I’ve just re-read all four books in ‘The Hitchhiker’s Guide to the Galaxy’ trilogy by Douglas Adams. As I’m sure practically everyone in the Western World has either read the books, heard the radio plays or seen the movie, it would be pretty inappropriate for me to try to do a book review, but I’d like to record a few impressions and get other’s feeling for the books.
Reading all four books in one hit (as they are compiled into a single book in the copy I have) actually threw up some surprises for me. Amazingly for a book which has gone through so many editions, there were still proofreading errors, and the publishers need to have a long hard look at themselves for that.
But back to the books themselves. Getting stuck into the first one, which carries the name of the series, was like coming home to an old friend. It felt comfortable and snuggly like an old overcoat which one loves, even if it does smell slightly of the cat. I suspect that if prompted, I could probably recite long sections of it verbatim.
The second one, ‘The Restaurant at the End of the Universe’, was not quite as I had remembered, which made me realise that I must be more familiar with the radio play or TV series than the books themselves. I suspect that Douglas Adams might have approved of that, in that the radio plays were the original form.
The third book ‘Life, the Universe and Everything,’ largely came as a surprise to me. I know I have read it before. But perhaps it was back in about 1985, and so only hazy memories of the story surfaced as I went, rather like elephants looming out of a fog.
Thankfully, the fourth book, ‘So long and Thanks for all the Fish,’ was back in territory I remembered, although not well enough that I couldn’t still enjoy the ending. I have always remembered the scenes of Arthur teaching Fenchurch to fly – it seems so incredibly plausible.
A few things came out of this re-reading for me. Firstly, I was struck by how unique they are in the sci-fi genre. They seem to treat the subject so lightly, almost frivolously. The contrast to the serious works of people like Alastair Reynolds could not be stronger. Adams delight in the absurd is quite evident, and I suspected a link with the Monty Python Crew which I have since discovered did exist. Adams worked with Graham Chapman before he wrote Hitchhiker’s, and was also a personal friend of John Cleese. The arrival of Arthur and Ford in the ‘Heart of Gold’ is a classic piece of silliness, which is too long to quote in its entirety, but just to remind you:
‘Haaauuurrgghhh . . .’ said Arthur as he felt his body softening and bending in unusual directions. ‘Southend seems to be melting away . . . the stars are swirling . . . a dustbowl . . . my legs are drifting off into the sunset . . . my left arm’s come off too.’ A frightening thought struck him: ‘Hell,’ he said, ‘how am I going to operate my digital watch now?’ He wound his eyes desperately around in Ford’s direction.
‘Ford,’ he said, ‘you’re turning into a penguin. Stop it.’
Behind the silliness though, there is a good deal of Deep Thought (sorry, couldn’t resist the in-joke). There are short reflections, like the ‘Dish of the Day’ – an animal which wants to be eaten, and is able to tell you so articulately. As Adams points out, while it is uncomfortable for some of us to have to think too closely about where our next steak is coming from, it is infinitely preferable to consuming an animal which doesn’t wish to be eaten. Perhaps there is a little warning bell in there about genetic modification too.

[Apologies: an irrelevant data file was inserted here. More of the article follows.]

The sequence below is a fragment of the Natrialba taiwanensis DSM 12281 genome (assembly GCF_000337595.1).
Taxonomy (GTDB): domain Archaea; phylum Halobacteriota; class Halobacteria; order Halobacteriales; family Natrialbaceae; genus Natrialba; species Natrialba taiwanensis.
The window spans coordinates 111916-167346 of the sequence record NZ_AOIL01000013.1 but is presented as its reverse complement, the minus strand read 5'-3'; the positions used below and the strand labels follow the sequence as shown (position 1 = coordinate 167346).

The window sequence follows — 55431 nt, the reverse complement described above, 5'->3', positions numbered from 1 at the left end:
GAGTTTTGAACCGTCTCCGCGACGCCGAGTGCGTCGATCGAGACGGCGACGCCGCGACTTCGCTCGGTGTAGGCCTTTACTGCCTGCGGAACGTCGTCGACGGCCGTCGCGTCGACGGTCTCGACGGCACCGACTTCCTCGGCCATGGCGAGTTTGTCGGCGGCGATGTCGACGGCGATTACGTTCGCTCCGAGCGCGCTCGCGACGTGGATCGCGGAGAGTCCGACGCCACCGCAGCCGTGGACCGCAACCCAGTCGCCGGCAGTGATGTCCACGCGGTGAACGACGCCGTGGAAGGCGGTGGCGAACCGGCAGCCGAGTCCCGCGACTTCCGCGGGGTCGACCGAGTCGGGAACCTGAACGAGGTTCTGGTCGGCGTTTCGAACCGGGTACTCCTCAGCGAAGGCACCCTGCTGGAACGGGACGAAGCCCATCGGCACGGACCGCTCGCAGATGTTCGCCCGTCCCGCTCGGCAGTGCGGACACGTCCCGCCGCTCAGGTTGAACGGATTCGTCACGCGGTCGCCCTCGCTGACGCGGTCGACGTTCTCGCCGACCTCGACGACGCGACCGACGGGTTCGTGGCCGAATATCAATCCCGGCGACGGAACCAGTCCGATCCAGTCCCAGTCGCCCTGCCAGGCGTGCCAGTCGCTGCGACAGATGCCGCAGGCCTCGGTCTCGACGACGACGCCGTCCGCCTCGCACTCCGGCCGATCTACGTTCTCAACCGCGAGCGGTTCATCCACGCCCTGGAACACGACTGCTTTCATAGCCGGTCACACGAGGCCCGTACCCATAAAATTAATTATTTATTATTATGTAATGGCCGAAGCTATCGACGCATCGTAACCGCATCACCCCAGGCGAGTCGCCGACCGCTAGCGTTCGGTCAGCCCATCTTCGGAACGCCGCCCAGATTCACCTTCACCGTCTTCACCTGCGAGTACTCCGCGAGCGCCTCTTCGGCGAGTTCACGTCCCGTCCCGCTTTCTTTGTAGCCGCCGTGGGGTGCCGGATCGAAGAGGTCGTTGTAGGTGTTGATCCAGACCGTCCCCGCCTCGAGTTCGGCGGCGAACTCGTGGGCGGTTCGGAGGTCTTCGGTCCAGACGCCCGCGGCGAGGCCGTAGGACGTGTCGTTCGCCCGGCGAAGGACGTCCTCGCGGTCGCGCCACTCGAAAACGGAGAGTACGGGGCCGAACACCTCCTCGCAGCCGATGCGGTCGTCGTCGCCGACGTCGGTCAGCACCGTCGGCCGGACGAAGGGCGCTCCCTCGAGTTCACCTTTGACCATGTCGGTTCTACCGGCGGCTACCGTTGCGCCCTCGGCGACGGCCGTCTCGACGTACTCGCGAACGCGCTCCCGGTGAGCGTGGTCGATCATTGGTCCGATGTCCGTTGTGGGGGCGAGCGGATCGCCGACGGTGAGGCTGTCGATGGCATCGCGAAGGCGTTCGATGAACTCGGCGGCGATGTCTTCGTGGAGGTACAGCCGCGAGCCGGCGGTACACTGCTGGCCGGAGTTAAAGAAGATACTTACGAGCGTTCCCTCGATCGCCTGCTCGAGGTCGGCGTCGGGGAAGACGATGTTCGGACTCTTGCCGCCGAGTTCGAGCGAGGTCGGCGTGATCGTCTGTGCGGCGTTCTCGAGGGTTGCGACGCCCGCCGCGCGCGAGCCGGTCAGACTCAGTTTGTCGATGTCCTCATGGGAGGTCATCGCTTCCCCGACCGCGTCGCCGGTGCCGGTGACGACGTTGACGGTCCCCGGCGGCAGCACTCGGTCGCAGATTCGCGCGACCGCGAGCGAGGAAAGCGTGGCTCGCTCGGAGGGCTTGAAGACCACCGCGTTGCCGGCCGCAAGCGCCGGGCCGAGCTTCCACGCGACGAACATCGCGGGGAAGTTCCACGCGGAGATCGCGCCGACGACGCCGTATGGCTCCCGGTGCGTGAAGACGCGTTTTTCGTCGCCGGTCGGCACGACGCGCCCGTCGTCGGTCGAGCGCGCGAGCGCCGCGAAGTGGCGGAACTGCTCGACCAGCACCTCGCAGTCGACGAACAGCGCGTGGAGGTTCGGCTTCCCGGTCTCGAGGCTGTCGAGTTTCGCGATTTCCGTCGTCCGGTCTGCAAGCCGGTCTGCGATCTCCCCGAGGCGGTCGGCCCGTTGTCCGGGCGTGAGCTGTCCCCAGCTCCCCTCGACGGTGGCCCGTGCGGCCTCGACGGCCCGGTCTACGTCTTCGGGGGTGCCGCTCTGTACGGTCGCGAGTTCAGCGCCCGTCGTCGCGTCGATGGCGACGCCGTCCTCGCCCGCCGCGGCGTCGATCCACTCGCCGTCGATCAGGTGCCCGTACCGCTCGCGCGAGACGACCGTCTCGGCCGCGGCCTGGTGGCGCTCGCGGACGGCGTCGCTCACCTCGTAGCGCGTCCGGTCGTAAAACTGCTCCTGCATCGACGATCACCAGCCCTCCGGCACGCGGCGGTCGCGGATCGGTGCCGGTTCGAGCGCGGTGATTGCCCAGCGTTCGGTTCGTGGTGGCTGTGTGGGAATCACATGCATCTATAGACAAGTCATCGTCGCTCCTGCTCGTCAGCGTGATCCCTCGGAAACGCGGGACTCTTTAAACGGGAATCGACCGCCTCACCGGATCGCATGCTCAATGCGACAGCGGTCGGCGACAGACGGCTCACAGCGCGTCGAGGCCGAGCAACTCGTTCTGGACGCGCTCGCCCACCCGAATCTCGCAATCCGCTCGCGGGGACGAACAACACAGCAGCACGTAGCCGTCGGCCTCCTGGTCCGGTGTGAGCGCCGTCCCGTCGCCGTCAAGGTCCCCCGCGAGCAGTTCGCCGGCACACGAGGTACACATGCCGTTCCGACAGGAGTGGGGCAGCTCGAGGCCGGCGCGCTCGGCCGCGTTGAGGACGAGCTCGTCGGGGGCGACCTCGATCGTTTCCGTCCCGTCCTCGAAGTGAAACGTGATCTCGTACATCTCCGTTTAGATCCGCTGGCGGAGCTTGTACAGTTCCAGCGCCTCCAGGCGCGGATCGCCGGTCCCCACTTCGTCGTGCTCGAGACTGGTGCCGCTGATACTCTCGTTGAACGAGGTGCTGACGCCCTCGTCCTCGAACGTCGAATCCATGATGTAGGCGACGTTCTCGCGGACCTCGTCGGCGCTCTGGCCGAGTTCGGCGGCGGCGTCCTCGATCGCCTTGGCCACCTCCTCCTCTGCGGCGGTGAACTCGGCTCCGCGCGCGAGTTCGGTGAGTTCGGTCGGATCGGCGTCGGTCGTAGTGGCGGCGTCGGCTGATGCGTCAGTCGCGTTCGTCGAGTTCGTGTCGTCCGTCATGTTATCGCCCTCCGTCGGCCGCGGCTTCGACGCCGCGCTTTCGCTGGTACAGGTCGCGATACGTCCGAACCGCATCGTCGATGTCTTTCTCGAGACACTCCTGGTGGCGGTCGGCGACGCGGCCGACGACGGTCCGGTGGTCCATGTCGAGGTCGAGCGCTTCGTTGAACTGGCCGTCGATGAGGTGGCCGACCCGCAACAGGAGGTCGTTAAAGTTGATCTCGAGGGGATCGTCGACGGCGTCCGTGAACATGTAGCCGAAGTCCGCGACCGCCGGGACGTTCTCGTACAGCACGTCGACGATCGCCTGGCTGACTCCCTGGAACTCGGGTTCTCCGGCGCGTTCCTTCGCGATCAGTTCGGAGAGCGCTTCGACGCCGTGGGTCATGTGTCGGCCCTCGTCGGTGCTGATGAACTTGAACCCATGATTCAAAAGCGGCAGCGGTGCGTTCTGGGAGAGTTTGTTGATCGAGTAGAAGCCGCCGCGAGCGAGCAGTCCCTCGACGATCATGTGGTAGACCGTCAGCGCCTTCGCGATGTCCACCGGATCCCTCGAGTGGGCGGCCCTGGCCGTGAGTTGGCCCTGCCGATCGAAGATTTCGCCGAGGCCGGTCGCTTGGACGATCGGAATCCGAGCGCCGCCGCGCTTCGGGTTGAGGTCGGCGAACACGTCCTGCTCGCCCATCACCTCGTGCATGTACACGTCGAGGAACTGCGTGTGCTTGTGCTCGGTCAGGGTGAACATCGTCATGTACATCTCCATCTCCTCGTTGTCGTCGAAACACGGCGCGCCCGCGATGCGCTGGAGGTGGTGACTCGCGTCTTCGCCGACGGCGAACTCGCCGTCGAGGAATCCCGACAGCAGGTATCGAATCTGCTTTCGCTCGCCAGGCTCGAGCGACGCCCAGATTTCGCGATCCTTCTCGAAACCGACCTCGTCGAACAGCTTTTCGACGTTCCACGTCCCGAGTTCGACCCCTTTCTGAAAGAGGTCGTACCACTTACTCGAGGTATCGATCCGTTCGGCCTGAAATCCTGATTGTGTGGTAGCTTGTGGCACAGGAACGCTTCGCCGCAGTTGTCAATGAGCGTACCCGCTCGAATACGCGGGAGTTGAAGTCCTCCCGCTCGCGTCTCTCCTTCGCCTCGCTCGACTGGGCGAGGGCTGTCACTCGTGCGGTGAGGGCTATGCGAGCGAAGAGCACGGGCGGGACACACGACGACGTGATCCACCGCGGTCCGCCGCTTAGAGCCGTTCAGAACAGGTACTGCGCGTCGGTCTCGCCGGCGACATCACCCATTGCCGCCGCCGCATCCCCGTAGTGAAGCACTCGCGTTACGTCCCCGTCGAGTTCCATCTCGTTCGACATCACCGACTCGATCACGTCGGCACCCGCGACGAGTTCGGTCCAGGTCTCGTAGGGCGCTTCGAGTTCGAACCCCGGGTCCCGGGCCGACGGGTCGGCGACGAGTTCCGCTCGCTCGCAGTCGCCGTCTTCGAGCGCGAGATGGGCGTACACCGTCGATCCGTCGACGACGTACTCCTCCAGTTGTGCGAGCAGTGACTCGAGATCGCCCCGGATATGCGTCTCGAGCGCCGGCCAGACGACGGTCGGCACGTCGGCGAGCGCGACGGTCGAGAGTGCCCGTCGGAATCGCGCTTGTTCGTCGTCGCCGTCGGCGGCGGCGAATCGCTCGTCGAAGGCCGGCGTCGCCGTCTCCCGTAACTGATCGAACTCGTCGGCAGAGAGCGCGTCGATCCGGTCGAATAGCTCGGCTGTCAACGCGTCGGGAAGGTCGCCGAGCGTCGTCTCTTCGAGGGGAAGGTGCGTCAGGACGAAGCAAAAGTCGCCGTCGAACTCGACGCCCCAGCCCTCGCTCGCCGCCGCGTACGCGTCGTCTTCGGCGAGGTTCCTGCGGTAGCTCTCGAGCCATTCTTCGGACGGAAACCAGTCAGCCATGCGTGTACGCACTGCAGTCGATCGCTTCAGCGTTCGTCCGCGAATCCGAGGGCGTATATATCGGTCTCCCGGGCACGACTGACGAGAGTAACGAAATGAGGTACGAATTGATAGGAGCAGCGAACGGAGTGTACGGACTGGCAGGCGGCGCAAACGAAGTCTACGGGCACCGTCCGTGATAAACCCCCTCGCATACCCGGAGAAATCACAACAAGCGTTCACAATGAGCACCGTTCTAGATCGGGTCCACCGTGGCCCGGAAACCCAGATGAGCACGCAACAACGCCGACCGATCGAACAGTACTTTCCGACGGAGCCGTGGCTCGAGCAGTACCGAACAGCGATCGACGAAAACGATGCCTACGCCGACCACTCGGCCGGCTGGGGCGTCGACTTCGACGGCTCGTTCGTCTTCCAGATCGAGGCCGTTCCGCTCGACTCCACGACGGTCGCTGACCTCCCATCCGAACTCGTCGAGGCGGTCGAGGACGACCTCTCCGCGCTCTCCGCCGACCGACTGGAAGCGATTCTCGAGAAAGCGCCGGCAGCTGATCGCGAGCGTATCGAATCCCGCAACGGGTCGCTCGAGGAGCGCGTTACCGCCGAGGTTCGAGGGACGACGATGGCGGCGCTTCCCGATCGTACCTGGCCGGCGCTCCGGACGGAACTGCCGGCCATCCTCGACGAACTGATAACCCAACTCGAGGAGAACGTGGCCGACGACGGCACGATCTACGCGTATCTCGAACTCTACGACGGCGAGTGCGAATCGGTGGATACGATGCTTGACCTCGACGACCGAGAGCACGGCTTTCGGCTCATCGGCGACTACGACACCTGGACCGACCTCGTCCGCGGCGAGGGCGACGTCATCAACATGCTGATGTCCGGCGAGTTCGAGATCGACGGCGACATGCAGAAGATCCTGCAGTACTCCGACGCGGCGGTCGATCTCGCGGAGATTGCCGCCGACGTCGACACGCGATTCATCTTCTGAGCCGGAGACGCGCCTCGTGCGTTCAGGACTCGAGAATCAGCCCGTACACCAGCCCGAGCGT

There is also a good understanding of human nature, which is not generally as pure and bright as we might like to believe. I suspect that his prediction that what most space travellers are going to be most interested in are the locations of the best bars and the best nightlife in the galaxy is absolutely spot on.
But underlying the whole series is a serious philosophical question, although we never find out what it is, and it is certainly very difficult to pin down. It’s really about the search to find meaning in life, and I wonder if this wasn’t quite a personal quest for Adams, as a fervent atheist. I’ve asked some of the same questions myself, also being in that boat. In a way, I envy people who believe in an organised religion, as all the answers are already laid out there for them. Being an atheist, for me, means that I have to have a shot at figuring it out for myself. And while this may seem frivolous to some people, I haven’t as yet come up with a better solution than that suggested by Slartibartfast. I recently asked a friend of mine who has survived cancer if they had any insights from being closer to death, and they agreed that it is a decent approach.
”You know,’ said Arthur thoughtfully, ‘all this explains a lot of things. All through my life I’ve had this strange unaccountable feeling that something was going on in the world, something big, even sinister, and no-one would tell me what it was.’
‘No, said the old man, ‘that’s just perfectly normal paranoia. Everyone in the Universe has that.’
‘Everyone?’ said Arthur. ‘Well, if everyone has that perhaps it means something! Perhaps somewhere outside the Universe we know…’
‘Maybe. Who cares?’ said Slartibartfast before Arthur got too excited. ‘Perhaps I’m old and tired,’ he continued, ‘but I always think that the chances of finding out what is really going on are so absurdly remote that the only thing to do is say hang the sense of it and keep yourself occupied.’